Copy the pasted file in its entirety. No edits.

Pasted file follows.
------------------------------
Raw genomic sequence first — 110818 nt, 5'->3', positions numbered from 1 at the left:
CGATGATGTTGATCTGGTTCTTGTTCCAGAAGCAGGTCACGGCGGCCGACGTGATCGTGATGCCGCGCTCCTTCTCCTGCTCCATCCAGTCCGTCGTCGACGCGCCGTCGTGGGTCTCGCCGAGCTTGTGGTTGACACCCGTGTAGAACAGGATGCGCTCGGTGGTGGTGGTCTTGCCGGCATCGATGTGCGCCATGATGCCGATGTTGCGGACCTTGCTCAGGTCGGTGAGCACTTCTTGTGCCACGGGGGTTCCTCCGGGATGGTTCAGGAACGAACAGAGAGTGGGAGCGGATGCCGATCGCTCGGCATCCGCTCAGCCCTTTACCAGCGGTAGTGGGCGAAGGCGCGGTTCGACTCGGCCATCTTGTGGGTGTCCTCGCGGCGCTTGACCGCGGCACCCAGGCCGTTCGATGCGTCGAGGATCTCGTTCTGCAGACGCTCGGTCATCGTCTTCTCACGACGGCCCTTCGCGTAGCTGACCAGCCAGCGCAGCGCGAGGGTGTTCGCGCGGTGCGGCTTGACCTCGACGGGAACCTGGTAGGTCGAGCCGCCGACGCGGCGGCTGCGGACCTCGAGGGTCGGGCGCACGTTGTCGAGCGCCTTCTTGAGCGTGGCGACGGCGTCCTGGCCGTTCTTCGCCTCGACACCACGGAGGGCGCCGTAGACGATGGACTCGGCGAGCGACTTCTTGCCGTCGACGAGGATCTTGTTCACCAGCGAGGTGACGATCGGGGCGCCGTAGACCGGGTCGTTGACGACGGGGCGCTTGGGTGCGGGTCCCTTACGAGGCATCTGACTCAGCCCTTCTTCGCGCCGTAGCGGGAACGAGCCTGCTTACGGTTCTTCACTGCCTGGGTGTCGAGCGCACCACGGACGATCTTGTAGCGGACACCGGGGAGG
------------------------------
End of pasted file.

Raw genomic sequence first — 110818 nt, 5'->3', positions numbered from 1 at the left:
CGATGATGTTGATCTGGTTCTTGTTCCAGAAGCAGGTCACGGCGGCCGACGTGATCGTGATGCCGCGCTCCTTCTCCTGCTCCATCCAGTCCGTCGTCGACGCGCCGTCGTGGGTCTCGCCGAGCTTGTGGTTGACACCCGTGTAGAACAGGATGCGCTCGGTGGTGGTGGTCTTGCCGGCATCGATGTGCGCCATGATGCCGATGTTGCGGACCTTGCTCAGGTCGGTGAGCACTTCTTGTGCCACGGGGGTTCCTCCGGGATGGTTCAGGAACGAACAGAGAGTGGGAGCGGATGCCGATCGCTCGGCATCCGCTCAGCCCTTTACCAGCGGTAGTGGGCGAAGGCGCGGTTCGACTCGGCCATCTTGTGGGTGTCCTCGCGGCGCTTGACCGCGGCACCCAGGCCGTTCGATGCGTCGAGGATCTCGTTCTGCAGACGCTCGGTCATCGTCTTCTCACGACGGCCCTTCGCGTAGCTGACCAGCCAGCGCAGCGCGAGGGTGTTCGCGCGGTGCGGCTTGACCTCGACGGGAACCTGGTAGGTCGAGCCGCCGACGCGGCGGCTGCGGACCTCGAGGGTCGGGCGCACGTTGTCGAGCGCCTTCTTGAGCGTGGCGACGGCGTCCTGGCCGTTCTTCGCCTCGACACCACGGAGGGCGCCGTAGACGATGGACTCGGCGAGCGACTTCTTGCCGTCGACGAGGATCTTGTTCACCAGCGAGGTGACGATCGGGGCGCCGTAGACCGGGTCGTTGACGACGGGGCGCTTGGGTGCGGGTCCCTTACGAGGCATCTGACTCAGCCCTTCTTCGCGCCGTAGCGGGAACGAGCCTGCTTACGGTTCTTCACTGCCTGGGTGTCGAGCGCACCACGGACGATCTTGTAGCGGACACCGGGGAGG